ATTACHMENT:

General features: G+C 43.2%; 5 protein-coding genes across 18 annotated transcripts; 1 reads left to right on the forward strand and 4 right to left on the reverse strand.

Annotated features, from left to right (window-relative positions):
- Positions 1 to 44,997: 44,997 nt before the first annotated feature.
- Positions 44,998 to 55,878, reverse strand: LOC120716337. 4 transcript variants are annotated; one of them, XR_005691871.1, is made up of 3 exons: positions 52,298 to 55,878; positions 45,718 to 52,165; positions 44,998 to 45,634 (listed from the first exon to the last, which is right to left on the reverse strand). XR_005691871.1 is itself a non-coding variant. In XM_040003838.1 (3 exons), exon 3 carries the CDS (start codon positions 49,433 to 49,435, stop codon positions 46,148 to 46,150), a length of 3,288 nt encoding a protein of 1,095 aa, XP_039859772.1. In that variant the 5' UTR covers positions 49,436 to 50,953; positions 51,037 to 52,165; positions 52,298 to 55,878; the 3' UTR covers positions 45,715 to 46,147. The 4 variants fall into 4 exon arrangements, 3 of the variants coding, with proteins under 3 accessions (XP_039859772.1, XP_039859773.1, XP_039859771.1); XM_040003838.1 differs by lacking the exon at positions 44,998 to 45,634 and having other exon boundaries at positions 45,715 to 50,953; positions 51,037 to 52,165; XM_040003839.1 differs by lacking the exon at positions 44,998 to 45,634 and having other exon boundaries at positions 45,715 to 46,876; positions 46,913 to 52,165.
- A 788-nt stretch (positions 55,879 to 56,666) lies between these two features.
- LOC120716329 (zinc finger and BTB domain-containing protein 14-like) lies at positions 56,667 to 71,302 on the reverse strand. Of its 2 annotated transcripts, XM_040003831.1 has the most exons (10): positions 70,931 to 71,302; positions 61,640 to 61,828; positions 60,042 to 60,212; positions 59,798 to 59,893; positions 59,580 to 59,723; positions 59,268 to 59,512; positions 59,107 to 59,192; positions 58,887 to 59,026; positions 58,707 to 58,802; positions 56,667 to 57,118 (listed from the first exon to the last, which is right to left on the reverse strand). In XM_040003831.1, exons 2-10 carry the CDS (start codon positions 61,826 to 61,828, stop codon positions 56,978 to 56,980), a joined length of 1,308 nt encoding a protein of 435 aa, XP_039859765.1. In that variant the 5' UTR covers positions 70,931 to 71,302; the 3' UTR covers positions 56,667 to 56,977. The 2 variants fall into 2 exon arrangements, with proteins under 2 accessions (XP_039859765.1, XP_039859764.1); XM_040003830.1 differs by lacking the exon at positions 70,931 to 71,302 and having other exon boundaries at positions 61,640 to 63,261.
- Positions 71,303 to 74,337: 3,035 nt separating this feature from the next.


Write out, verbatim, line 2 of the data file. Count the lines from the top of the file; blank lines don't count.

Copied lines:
Annotated features, from left to right (window-relative positions):